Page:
- Israel this week sent more units to reinforce its northern border with Lebanon, which bristles with rockets and missiles from the Iranian proxy group Hezbollah.
- Tensions there threw light on a long-standing dynamic which Israeli sources told Insider is a trap their leaders effectively walked into.
- Over decades Hezbollah has augmented and reinforced positions on the border — now with some 150,000 rockets — that Israel’s military would struggle to remove.
- Israel can neither accept the threat the weapons pose, nor commit to the expenditure and bloodshed required to clear them out — leading to an uncomfortable stand-off.
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The Israeli Defense Forces this week moved specialized military units to its northern border to reinforce its increasingly tense outposts along the borders with Lebanon and Syria.
Israeli officials described it to Insider as the most significant build-up in years, prompted by fear of a major operation by Iran and its Lebanon-based proxy force, Hezbollah.
The movement shed light on Israel’s impossible situation along its border with Lebanon, which bristles with as many as 150,000 rockets and missiles pointed at Israel.
To the Israelis, the build-up is an intolerable threat — but also one it can only remove with huge loss of life and capital, which it has thus far been unprepared to commit.
Israel has conducted scores of strikes against Iranian and Hezbollah positions in Syria and Lebanon since the outbreak of the the Syrian civil war eight years ago — but in historical terms the border has still been quiet. Hezbollah has been occupied helping its allies Iran and Syria defeat the Syrian revolution.
Insider’s sources in Israeli defense circles fear this relative calm may be about to end.
“The Iranians and Hezbollah have laid a very dangerous trap for us in the north and I am not clear on how there can be a military solution to this crisis that would come at an acceptable cost,” said a former senior Israeli official who remains closely briefed on Iranian projects in the region.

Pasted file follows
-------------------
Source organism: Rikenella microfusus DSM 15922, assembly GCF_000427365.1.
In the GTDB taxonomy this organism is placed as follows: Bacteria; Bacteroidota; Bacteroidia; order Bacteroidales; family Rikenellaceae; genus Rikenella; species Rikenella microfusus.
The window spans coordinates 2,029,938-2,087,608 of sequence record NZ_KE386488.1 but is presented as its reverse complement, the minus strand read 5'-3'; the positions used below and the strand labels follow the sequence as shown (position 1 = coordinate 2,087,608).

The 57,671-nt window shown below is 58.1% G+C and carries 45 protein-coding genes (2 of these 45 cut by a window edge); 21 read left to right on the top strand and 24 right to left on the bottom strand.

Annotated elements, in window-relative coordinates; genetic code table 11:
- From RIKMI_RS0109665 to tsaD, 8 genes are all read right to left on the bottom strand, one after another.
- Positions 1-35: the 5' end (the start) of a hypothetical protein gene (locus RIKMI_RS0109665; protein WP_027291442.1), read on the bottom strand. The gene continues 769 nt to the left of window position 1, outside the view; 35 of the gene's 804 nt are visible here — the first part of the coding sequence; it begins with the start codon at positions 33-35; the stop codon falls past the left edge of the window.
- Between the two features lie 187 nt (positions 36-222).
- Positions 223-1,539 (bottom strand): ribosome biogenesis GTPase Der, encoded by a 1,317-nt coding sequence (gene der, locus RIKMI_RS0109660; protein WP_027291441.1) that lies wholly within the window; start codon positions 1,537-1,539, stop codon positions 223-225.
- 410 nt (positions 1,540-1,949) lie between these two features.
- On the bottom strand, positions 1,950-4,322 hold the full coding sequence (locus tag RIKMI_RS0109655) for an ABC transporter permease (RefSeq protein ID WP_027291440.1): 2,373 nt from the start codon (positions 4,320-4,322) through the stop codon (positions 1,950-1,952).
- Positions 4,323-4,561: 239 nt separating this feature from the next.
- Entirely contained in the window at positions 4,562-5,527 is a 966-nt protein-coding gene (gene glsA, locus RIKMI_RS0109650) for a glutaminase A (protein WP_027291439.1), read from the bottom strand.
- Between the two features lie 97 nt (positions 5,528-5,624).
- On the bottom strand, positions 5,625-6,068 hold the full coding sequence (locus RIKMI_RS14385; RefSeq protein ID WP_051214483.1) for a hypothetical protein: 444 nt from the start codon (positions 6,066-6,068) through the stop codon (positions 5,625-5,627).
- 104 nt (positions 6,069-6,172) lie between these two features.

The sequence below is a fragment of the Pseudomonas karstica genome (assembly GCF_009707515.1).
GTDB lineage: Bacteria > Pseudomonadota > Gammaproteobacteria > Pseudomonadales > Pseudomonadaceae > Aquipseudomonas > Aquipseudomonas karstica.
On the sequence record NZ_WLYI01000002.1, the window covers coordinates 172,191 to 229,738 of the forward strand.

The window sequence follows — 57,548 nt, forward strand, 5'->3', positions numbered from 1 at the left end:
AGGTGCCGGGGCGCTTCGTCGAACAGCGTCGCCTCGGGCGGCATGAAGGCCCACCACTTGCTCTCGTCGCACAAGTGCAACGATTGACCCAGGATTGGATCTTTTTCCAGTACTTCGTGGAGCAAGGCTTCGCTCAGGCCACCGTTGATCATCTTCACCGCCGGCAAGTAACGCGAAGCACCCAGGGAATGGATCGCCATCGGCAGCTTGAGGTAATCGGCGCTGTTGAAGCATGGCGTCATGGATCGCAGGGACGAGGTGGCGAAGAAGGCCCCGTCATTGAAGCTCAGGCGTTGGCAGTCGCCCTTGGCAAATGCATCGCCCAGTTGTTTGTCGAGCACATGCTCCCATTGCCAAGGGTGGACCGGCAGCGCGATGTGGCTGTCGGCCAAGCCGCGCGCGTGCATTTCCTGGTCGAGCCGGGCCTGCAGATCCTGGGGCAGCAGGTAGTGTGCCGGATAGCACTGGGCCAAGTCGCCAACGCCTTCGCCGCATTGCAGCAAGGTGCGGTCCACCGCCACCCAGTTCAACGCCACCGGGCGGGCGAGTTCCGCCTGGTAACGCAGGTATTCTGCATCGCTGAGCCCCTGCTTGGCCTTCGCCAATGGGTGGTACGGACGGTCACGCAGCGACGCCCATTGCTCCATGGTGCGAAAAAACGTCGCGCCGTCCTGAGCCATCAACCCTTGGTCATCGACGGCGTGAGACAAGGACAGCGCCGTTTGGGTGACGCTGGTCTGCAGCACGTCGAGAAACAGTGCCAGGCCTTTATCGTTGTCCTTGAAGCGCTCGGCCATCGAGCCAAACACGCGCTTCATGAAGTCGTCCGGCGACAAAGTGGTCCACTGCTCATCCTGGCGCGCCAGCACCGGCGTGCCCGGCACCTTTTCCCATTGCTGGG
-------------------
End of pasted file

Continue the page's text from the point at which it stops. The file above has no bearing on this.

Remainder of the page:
“It is militarily unacceptable that Hezbollah and Iran have 150,000 missiles and rockets pointed at Israel,” said the official, who asked not be named as he was criticizing the current Israeli government on national security matters.
The source is referring to Hezbollah’s three-decade-long program of developing hidden and protected missile and rocket launch sites throughout southern and eastern Lebanon that are nearly impossible to interdict with air strikes.
Hezbollah’s leadership often says the rockets and missiles are meant to deter Israeli aggression against Lebanon.
The group can pour dozens if not hundreds of rockets into Israel settlements throughout the northern third of the country almost unimpeded. Larger, more advanced, systems are capable of hitting the entire country.
The former official said: “The IDF is not capable of conducting an operation in Lebanon to stop the rockets and missiles fast enough to avoid enormous political and economic damage.”
“To do so would require an full-scale invasion of Lebanon that would send units deep into the Hezbollah ‘Nature Reserves’ to chase down individual launchers while also battling the group militarily.